Wednesday, August 8, 2012

Adventures of a Yank in Oxford

I guess I haven't been posting regularly because part of me doesn't want to acknowledge that time here is slipping away, that I'll be back in America next week. I want to hold this close to me, like maybe if I keep quiet, I can stay in this Oxford bubble longer, no one will notice me and send me home.
This is my last week at Exeter College and I'm profoundly sad that it's ending. This afternoon four of us went down to Christ Church Meadows and laid out in the grass reading The Virgin Suicides aloud to each other, then played Orange Under Chin, made clover chains. It seems ethereal and other worldly, partly because of the people I'm with. It's such a mixed, exciting bunch of people all passionate about the same thing I am: language, stories, books. Partly though, it's Oxford itself. The town is malleable and can be whatever you want or need it to be. There's a bustling market of high street shops, parks and gardens, pubs, clubs, museums, the rivers, tea shops, theatre: if you can't find something to do here, you aren't trying hard enough. But at the same time, it's not a huge city. There's still so much green. Early in the morning or late in the evening you have the streets virtually to yourself.
Exeter is a beautiful, history laden college as well. Established in 1314, it is (I believe) the third college of the University. It sits basically in the center of town. Perched at the top of our Fellow's Garden you can look out on the Radcliffe Camera (above) and the Bodleian Library. It's close to plenty of great pubs, the Covered Market, several book shops, a Sainsbury's, a cinema; close to all we could need here. Several episodes of Inspector Morse and Lewis have been filmed here. Morse had his famous death scene in front of the Exeter chapel (where they have glorious Baroque concerts during the week), and the 2009 Lewis episode "The Quality of Mercy" was filmed in and around the quad and gardens here.
Our program has been really wonderful as well. Every weekday we have writing professionals: publishers, booksellers, literary agents, poets, come and speak to us. We also have four seminars a week in our chosen area of literature. Everyone is always writing around the campus. There was a paper swap in the student bar and a writing party in my dorm room over the weekend. Best of all: we genuinely are working together, supporting each other, swapping ideas, and producing work.
I know writers have to keep in touch with the world, but there is something so wonderful about being in this little commune with all these other writers. Today, David Fickling of David Fickling Books spoke to us. He mentioned that he thought writing was an intensely social activity. It was funny, usually we think of the writer locked in their basement or study for hours on end, but it's true, writers desperately need to balance that solitude with social interaction, especially with other writers and readers. We need that interchange, we need to be with our species who understand us.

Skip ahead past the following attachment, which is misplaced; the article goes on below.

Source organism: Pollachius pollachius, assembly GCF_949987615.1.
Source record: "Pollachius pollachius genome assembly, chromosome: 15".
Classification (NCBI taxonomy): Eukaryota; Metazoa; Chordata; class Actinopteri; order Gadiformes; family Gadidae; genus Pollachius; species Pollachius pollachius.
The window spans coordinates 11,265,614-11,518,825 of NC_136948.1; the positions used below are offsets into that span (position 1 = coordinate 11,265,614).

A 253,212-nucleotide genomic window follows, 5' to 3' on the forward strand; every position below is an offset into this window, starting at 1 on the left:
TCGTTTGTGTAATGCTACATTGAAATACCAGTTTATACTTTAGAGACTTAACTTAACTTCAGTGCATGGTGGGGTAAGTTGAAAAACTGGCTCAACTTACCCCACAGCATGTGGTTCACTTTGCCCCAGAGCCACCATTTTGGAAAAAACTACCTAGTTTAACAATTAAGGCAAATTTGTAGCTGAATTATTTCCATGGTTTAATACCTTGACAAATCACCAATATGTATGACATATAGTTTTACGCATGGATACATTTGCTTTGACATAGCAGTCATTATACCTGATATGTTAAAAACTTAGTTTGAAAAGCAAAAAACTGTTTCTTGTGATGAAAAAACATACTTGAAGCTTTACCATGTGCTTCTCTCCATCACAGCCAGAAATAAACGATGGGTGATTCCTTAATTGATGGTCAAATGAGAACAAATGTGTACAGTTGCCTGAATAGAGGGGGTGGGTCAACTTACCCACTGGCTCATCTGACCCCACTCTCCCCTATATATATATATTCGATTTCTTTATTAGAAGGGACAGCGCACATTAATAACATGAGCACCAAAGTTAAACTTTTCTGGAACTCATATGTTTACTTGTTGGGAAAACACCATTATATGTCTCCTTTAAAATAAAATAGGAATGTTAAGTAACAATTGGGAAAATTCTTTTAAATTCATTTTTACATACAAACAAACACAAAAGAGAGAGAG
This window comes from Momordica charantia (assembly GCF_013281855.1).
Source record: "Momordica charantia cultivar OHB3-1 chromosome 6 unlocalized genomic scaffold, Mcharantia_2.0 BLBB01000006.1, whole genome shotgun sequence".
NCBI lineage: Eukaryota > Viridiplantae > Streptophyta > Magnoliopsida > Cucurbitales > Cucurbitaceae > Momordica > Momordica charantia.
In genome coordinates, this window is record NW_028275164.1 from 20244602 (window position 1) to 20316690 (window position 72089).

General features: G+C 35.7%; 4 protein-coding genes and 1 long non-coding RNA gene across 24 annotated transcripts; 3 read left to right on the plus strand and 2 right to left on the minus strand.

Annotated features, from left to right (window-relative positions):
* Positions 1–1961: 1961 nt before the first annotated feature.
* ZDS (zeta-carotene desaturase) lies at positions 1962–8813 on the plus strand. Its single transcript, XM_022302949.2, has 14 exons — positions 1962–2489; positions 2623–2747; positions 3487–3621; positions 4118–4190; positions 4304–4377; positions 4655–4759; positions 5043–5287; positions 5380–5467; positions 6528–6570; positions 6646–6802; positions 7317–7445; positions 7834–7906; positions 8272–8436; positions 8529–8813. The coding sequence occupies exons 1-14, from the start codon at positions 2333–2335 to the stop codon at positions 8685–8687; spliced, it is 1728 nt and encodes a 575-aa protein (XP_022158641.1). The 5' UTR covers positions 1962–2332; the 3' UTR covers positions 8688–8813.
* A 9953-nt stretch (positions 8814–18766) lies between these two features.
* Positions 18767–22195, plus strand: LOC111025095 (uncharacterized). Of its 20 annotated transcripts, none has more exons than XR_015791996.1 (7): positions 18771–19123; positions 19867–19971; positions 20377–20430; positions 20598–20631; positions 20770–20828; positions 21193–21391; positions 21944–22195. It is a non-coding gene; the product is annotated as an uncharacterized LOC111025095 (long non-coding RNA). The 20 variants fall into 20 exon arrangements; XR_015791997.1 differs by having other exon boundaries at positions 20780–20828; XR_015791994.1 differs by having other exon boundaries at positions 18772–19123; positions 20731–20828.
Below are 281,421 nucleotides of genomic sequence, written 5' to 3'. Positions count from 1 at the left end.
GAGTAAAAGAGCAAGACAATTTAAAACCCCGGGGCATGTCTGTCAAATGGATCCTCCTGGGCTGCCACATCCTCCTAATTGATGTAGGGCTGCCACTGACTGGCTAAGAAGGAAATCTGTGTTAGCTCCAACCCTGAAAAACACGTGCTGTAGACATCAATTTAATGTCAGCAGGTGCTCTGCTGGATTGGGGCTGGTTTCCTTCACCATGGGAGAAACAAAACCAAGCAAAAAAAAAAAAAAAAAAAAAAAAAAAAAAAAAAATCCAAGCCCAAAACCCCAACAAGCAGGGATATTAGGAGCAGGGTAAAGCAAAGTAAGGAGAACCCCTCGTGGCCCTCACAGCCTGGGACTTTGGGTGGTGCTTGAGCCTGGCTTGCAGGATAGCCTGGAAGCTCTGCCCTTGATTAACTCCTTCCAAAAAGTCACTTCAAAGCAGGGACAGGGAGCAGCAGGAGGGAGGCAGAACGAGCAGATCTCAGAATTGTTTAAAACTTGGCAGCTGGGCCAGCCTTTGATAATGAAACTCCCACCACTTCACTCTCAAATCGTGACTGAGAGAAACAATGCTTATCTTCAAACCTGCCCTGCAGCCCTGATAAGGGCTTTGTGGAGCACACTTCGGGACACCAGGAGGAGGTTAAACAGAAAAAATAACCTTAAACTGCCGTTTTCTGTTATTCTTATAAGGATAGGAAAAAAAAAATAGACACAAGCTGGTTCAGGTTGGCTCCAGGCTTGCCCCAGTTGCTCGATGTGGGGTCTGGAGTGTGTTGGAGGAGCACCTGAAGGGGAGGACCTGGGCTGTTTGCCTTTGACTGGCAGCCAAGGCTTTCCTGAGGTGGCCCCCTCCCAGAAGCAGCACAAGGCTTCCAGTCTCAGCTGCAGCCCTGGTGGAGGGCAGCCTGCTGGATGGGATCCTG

I love Oxford. I'm already contriving ways to come back here. And I'm so glad I came on this study abroad. This weekend though, I know I'll probably be in tears as I leave, because after three weeks it already feels like home. I can't bear to think of this town going on without me. I don't want to miss anything.


  1. Aww, it sounds like you're having a great time, and I'm sorry that leaving's going to upset you so much. I can imagine how hard it would be - it sounds wonderful! At least you'll be able to treasure this experience for always - and, as you say, you can always go back :)

  2. Thanks. It was so incredibly hard leaving. Part of me is glad to be home with my family, but a marginally bigger part of me wishes I never had to leave the bosom of Oxford.
    Well, when I'm a famous, successful writer, I can start my world tour there ;)

  3. Finally catching up on your blog! (It's been a busy time.) Oxford is amazing, isn't it. Those photos make me feel nostalgic. (I'll have to look up mine, of of these days.) I'm going to be there myself for a couple of days in November, but it's just not the same in the fall and winter months, with no flowers and little sun.

  4. I hope you have a great trip in November! I always love the changing colors of the fall, but I've never experienced an English autumn. Hopefully it won't be too dispiriting.
    Sometimes I feel a bit depressed because I doubt I'll ever be back there in any long term capacity. It does get under one's skin incredibly fast.

  5. Thanks! I'm sure I'll enjoy it. And I do hope you get back, someday.

    (Good to hear back from you! Home you'll come visit on the board, too; any plans to rewatch RH? ;) We've also got a couple of good multifandom threads going, Favorite characters and Your most unpopular fandom opinions.)